Investing should be easy – just buy low and sell high – but most of us have trouble following that simple advice. There are principles and strategies that may enable you to put together an investment portfolio that reflects your risk tolerance, time horizon, and goals. Understanding these principles and strategies can help you avoid some of the pitfalls that snare some investors.
Even low inflation rates can pose a threat to investment returns.
There are some key concepts to understand when investing for retirement.
What Can a Million Dollars Buy You?
$1 million in a diversified portfolio could help finance part of your retirement.
Investment Challenges of the Affluent Investor
Affluent investors face unique challenges when putting together an investment strategy. Make sure you keep these in mind.
The Real Cost of a Vacation Home
What if instead of buying that vacation home, you invested the money?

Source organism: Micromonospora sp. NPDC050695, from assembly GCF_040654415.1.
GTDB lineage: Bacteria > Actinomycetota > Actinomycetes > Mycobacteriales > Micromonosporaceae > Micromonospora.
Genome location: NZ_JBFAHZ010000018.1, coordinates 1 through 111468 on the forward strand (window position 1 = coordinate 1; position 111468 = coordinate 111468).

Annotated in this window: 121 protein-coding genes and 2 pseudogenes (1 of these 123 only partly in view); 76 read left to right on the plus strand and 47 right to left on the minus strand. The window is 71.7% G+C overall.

Investors who put off important investment decisions may face potential consequence to their future financial security.
You make decisions for your portfolio, but how much do you really know about the products you buy? Try this quiz
The S&P 500 represents a large portion of the value of the U.S. equity market, it may be worth understanding.
Thanks to the work of three economists, we have a better understanding of what determines an asset’s price.
Most stock market analysis falls into three broad groups: Fundamental, technical, and sentimental. Here’s a look at each.
The cost of college isn’t getting cheaper. Learn about some financial tools that can help you save.
There are some key concepts to understand when investing for retirement
Here is a quick history of the Federal Reserve and an overview of what it does.
Smart investors take the time to separate emotion from fact.
From the Dutch East India Company to Wall Street, the stock market has a long and storied history.
Investors seeking world investments can choose between global and international funds. What's the difference?
All about how missing the best market days (or the worst!) might affect your portfolio.
Tulips were the first, but they won’t be the last. What forms a “bubble” and what causes them to burst?